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DRIVE4COPD Becomes Official Health Initiative of NASCAR(R) – PR Newswire (press release)

.DAYTONA BEACH, Fla. – The prestigious NASCAR Nationwide Series season opener, the 120-lap, 300-mile event scheduled on Saturday, Feb. 13, will be known as the DRIVE4COPD 300, Daytona International Speedway Track President Robin Braig announced.

Chronic Obstructive Pulmonary Disease (COPD) is a serious, progressive disease – which includes chronic bronchitis, emphysema, or both – that robs people of their ability to breathe and kills more Americans each year than breast cancer and diabetes combined. The DRIVE4COPD race entitlement is part of a broader nationwide health initiative to bring more awareness to the disease, led by founding sponsor Boehringer Ingelheim Pharmaceuticals, Inc. with partnering organizations including the COPD Foundation, American Lung Association and NASCAR.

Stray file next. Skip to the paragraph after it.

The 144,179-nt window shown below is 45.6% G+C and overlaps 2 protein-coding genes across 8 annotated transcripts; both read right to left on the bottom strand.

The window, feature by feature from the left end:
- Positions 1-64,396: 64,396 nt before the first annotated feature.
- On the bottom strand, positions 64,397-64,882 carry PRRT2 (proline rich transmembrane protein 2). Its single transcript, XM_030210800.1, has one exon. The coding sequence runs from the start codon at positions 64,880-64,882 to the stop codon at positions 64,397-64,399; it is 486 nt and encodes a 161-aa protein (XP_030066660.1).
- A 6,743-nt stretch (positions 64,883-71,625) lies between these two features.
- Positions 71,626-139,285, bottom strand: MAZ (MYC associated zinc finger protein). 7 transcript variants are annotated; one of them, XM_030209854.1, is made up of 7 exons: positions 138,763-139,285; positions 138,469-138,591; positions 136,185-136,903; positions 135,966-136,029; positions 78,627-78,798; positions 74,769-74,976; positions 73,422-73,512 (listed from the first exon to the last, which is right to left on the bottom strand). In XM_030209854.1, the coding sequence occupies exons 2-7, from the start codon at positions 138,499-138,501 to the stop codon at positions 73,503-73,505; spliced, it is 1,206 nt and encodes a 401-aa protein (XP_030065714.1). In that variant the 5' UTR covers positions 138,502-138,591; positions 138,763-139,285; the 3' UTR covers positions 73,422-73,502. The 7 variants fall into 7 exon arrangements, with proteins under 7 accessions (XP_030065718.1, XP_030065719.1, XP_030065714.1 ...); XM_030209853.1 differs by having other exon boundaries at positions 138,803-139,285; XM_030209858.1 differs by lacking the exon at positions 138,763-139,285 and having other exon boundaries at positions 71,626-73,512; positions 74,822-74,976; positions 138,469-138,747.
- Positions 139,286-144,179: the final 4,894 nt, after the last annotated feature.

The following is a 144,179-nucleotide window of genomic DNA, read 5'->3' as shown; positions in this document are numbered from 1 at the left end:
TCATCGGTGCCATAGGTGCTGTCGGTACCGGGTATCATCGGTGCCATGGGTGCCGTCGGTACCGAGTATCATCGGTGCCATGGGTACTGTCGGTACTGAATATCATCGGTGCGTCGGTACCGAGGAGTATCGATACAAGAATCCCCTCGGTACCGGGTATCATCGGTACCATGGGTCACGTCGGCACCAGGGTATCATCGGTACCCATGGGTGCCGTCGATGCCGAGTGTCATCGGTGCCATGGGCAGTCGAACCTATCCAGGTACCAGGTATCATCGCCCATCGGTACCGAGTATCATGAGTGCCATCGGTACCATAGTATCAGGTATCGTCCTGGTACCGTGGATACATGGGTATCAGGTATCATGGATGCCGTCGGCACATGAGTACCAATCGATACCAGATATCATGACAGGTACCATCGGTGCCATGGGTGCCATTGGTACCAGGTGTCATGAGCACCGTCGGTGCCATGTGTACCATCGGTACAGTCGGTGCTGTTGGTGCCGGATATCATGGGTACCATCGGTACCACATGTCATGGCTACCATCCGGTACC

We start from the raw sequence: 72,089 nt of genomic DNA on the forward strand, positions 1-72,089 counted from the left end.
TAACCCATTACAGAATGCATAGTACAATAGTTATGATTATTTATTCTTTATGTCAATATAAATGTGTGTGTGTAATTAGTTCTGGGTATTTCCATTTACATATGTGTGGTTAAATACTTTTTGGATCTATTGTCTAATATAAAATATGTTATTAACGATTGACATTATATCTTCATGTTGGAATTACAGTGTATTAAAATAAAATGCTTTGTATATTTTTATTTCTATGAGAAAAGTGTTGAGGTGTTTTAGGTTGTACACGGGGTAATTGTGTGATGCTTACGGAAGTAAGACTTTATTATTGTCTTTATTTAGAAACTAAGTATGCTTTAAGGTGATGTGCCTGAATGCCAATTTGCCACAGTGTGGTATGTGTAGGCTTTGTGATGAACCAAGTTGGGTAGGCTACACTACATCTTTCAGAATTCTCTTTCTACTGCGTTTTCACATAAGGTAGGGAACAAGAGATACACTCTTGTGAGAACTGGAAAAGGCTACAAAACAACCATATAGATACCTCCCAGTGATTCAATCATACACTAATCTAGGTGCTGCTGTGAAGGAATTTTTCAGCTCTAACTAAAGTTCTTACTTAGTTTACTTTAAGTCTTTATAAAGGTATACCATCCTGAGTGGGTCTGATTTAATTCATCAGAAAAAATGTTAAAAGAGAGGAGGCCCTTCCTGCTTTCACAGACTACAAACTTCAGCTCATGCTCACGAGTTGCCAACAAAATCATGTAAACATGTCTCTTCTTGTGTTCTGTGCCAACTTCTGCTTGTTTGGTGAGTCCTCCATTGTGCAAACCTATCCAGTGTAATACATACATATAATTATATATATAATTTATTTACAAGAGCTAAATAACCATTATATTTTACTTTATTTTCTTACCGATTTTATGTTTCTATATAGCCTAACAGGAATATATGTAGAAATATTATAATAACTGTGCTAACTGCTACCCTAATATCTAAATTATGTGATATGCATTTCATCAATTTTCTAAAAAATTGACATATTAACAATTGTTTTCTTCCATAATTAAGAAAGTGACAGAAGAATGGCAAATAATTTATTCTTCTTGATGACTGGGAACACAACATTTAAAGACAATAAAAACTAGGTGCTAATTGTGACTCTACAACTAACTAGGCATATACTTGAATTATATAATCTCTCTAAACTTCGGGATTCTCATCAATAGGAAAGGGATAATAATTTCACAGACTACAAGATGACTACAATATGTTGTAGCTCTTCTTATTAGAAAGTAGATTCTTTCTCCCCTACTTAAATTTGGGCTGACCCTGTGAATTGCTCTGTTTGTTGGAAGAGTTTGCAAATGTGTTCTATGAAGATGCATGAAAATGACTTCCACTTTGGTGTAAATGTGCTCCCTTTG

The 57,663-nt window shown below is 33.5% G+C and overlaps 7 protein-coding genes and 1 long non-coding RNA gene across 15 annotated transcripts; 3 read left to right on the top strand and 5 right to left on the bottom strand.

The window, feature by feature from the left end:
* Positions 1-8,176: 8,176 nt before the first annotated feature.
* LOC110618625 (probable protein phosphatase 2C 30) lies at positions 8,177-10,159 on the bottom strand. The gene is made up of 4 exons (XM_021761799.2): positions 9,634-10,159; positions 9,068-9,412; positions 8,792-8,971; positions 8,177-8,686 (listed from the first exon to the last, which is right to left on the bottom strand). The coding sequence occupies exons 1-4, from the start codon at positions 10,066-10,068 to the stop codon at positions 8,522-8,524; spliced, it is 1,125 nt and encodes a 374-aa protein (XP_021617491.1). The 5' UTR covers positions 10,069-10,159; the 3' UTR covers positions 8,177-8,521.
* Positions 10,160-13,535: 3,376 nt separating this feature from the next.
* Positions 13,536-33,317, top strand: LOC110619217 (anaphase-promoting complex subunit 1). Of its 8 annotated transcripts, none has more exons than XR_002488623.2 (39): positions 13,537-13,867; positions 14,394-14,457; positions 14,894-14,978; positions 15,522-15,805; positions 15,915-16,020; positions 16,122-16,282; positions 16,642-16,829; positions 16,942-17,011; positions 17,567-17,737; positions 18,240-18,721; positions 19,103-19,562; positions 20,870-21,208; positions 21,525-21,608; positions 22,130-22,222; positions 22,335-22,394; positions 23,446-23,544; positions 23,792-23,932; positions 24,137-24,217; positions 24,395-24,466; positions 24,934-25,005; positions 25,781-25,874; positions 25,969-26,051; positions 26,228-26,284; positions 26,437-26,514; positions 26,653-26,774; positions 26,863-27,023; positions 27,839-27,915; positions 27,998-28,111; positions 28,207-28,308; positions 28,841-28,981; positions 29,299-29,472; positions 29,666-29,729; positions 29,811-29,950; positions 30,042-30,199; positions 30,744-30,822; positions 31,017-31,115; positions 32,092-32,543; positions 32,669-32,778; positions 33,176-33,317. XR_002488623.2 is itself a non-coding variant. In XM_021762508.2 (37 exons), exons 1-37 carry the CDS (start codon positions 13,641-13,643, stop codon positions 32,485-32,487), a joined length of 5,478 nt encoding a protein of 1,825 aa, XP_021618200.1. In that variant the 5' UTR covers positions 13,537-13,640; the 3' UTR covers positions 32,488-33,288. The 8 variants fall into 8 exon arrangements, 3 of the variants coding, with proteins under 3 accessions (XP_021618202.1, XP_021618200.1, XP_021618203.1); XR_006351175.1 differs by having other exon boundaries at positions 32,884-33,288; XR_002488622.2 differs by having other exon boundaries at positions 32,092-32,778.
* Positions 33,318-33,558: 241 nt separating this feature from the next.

“The season-opening event at Daytona is the most prestigious NASCAR Nationwide Series event of the year and we’re proud to promote COPD awareness through this unique sponsorship here and at other sister facilities in the ISC portfolio throughout the year,” Braig said.

Serving as the Grand Marshals for the DRIVE4COPD 300 NASCAR Nationwide Series race will be the four celebrity campaign ambassadors – Emmy-nominated actor Jim Belushi, Olympic Gold Medalist Bruce Jenner, Grammy Award-winning country music star Patty Loveless and former Pro Football Star Michael Strahan – who will all give the command, “Drivers start your engines.”

Immediately following the start of the DRIVE4COPD 300, the four ambassadors will begin a nationwide DRIVE4COPD tour. Throughout the year, the DRIVE4COPD campaign will host educational activities at several International Speedway Corporation (ISC) race tracks in addition to Daytona.